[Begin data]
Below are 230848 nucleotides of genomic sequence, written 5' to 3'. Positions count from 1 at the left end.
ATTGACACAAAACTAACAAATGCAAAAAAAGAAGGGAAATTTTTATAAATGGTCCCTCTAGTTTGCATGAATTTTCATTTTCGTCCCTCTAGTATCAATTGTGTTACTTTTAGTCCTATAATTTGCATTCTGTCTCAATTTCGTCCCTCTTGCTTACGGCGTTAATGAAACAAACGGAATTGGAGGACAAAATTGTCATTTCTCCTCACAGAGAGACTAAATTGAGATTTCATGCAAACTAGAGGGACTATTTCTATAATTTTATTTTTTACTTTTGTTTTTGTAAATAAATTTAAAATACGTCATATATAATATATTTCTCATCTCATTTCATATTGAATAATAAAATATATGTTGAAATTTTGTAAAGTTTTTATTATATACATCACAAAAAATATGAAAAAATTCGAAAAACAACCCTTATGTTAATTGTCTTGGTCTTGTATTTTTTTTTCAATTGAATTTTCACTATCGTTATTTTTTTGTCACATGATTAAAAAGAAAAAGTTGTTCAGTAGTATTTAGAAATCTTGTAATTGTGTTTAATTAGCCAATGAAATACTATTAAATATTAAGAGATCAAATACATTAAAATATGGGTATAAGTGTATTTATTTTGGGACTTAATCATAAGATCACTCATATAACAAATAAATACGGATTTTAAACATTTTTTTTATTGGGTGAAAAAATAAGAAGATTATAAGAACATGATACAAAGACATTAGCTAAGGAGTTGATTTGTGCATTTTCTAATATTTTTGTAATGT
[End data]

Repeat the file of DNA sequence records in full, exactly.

Below are 230848 nucleotides of genomic sequence, written 5' to 3'. Positions count from 1 at the left end.
ATTGACACAAAACTAACAAATGCAAAAAAAGAAGGGAAATTTTTATAAATGGTCCCTCTAGTTTGCATGAATTTTCATTTTCGTCCCTCTAGTATCAATTGTGTTACTTTTAGTCCTATAATTTGCATTCTGTCTCAATTTCGTCCCTCTTGCTTACGGCGTTAATGAAACAAACGGAATTGGAGGACAAAATTGTCATTTCTCCTCACAGAGAGACTAAATTGAGATTTCATGCAAACTAGAGGGACTATTTCTATAATTTTATTTTTTACTTTTGTTTTTGTAAATAAATTTAAAATACGTCATATATAATATATTTCTCATCTCATTTCATATTGAATAATAAAATATATGTTGAAATTTTGTAAAGTTTTTATTATATACATCACAAAAAATATGAAAAAATTCGAAAAACAACCCTTATGTTAATTGTCTTGGTCTTGTATTTTTTTTTCAATTGAATTTTCACTATCGTTATTTTTTTGTCACATGATTAAAAAGAAAAAGTTGTTCAGTAGTATTTAGAAATCTTGTAATTGTGTTTAATTAGCCAATGAAATACTATTAAATATTAAGAGATCAAATACATTAAAATATGGGTATAAGTGTATTTATTTTGGGACTTAATCATAAGATCACTCATATAACAAATAAATACGGATTTTAAACATTTTTTTTATTGGGTGAAAAAATAAGAAGATTATAAGAACATGATACAAAGACATTAGCTAAGGAGTTGATTTGTGCATTTTCTAATATTTTTGTAATGT